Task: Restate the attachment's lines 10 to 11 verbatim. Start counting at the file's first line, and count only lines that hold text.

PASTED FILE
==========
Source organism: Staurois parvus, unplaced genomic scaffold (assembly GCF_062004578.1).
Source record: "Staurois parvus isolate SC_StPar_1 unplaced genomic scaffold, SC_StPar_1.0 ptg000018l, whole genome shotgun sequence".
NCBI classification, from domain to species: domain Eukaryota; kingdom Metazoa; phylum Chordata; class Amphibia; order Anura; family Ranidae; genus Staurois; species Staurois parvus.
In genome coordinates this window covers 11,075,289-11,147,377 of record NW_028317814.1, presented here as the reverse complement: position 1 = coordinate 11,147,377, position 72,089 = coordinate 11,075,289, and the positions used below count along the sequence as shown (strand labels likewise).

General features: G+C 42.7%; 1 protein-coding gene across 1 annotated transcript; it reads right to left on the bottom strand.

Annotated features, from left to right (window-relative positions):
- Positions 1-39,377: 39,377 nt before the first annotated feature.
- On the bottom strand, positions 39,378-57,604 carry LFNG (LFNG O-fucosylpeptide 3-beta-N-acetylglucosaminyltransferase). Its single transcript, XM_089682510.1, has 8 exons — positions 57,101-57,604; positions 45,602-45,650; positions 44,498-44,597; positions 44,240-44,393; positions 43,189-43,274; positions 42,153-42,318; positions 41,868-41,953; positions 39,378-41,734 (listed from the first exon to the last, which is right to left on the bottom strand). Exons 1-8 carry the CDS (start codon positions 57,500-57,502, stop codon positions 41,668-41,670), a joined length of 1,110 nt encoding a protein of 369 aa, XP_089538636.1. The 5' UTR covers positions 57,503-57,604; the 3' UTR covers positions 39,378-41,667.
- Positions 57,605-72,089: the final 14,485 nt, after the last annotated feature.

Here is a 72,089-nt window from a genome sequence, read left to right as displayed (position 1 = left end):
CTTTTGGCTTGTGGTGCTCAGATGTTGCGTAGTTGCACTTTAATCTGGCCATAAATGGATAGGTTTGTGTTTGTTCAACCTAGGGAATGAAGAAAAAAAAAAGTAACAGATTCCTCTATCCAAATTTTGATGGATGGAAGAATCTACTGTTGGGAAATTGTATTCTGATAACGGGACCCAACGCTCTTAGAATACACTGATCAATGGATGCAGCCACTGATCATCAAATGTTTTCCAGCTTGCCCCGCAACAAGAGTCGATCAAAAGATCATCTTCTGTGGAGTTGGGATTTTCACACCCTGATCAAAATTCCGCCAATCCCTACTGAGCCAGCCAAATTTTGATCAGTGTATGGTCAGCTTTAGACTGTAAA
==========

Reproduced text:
Here is a 72,089-nt window from a genome sequence, read left to right as displayed (position 1 = left end):
CTTTTGGCTTGTGGTGCTCAGATGTTGCGTAGTTGCACTTTAATCTGGCCATAAATGGATAGGTTTGTGTTTGTTCAACCTAGGGAATGAAGAAAAAAAAAAGTAACAGATTCCTCTATCCAAATTTTGATGGATGGAAGAATCTACTGTTGGGAAATTGTATTCTGATAACGGGACCCAACGCTCTTAGAATACACTGATCAATGGATGCAGCCACTGATCATCAAATGTTTTCCAGCTTGCCCCGCAACAAGAGTCGATCAAAAGATCATCTTCTGTGGAGTTGGGATTTTCACACCCTGATCAAAATTCCGCCAATCCCTACTGAGCCAGCCAAATTTTGATCAGTGTATGGTCAGCTTTAGACTGTAAA